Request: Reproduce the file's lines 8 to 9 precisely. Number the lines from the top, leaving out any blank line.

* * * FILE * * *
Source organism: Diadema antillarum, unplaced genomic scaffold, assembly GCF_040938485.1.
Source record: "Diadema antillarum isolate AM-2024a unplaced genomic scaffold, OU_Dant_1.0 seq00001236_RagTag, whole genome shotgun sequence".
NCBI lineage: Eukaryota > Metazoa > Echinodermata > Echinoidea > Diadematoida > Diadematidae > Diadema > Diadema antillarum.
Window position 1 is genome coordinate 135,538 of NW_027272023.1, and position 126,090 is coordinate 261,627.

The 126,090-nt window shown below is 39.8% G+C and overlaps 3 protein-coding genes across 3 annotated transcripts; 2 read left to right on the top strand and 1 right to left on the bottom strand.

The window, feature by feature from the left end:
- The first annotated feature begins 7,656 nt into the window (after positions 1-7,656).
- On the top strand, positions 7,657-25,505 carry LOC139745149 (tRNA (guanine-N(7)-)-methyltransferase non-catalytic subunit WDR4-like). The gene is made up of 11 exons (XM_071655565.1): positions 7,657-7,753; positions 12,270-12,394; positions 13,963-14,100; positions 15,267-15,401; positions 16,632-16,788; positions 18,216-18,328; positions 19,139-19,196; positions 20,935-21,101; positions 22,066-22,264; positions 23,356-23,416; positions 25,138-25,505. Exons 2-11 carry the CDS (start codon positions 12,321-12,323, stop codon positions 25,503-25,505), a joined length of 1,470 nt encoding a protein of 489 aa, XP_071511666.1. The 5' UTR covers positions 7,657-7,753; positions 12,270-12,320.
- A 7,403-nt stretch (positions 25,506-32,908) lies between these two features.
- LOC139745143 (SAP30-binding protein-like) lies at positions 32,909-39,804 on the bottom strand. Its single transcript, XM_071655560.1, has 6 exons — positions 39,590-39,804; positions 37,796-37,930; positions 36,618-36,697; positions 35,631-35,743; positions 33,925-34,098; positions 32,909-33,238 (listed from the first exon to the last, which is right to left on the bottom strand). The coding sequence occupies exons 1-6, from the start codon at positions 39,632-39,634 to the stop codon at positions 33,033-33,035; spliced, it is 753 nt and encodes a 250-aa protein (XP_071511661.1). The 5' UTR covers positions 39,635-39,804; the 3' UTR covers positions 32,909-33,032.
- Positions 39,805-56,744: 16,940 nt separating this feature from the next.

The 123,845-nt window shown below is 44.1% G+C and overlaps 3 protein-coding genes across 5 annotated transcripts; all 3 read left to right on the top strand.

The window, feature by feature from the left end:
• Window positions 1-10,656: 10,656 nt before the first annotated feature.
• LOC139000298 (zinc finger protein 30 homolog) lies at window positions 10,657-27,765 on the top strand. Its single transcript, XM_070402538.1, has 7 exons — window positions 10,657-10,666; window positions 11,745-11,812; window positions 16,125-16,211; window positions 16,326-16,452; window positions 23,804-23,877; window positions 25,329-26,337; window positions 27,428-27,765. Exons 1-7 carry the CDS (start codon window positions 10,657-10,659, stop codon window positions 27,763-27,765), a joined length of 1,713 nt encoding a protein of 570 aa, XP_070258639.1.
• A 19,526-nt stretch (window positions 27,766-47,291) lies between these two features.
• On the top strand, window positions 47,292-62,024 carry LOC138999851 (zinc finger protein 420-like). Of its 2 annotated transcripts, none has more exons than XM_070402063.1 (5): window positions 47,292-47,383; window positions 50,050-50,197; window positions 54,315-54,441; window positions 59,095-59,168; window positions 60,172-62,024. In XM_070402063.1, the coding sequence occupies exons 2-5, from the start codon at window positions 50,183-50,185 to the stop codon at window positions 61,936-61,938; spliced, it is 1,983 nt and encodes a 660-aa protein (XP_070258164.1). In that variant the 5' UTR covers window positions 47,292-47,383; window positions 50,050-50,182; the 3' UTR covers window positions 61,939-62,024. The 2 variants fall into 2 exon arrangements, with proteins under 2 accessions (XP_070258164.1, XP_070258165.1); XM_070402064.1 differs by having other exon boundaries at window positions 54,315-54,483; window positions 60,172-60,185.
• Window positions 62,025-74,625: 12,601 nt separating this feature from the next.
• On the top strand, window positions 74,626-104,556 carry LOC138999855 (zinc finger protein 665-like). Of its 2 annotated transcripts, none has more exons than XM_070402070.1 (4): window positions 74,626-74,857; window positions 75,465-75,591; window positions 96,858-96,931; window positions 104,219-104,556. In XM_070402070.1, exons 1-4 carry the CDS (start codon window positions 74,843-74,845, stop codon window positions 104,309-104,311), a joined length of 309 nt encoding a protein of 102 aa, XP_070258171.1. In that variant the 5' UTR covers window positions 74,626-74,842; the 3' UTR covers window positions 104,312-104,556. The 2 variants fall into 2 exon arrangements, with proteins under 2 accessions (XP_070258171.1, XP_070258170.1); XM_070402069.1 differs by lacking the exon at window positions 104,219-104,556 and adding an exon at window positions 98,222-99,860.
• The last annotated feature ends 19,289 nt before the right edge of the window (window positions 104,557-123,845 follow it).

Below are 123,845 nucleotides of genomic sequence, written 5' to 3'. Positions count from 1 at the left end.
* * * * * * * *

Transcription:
- On the top strand, positions 7,657-25,505 carry LOC139745149 (tRNA (guanine-N(7)-)-methyltransferase non-catalytic subunit WDR4-like). The gene is made up of 11 exons (XM_071655565.1): positions 7,657-7,753; positions 12,270-12,394; positions 13,963-14,100; positions 15,267-15,401; positions 16,632-16,788; positions 18,216-18,328; positions 19,139-19,196; positions 20,935-21,101; positions 22,066-22,264; positions 23,356-23,416; positions 25,138-25,505. Exons 2-11 carry the CDS (start codon positions 12,321-12,323, stop codon positions 25,503-25,505), a joined length of 1,470 nt encoding a protein of 489 aa, XP_071511666.1. The 5' UTR covers positions 7,657-7,753; positions 12,270-12,320.
- A 7,403-nt stretch (positions 25,506-32,908) lies between these two features.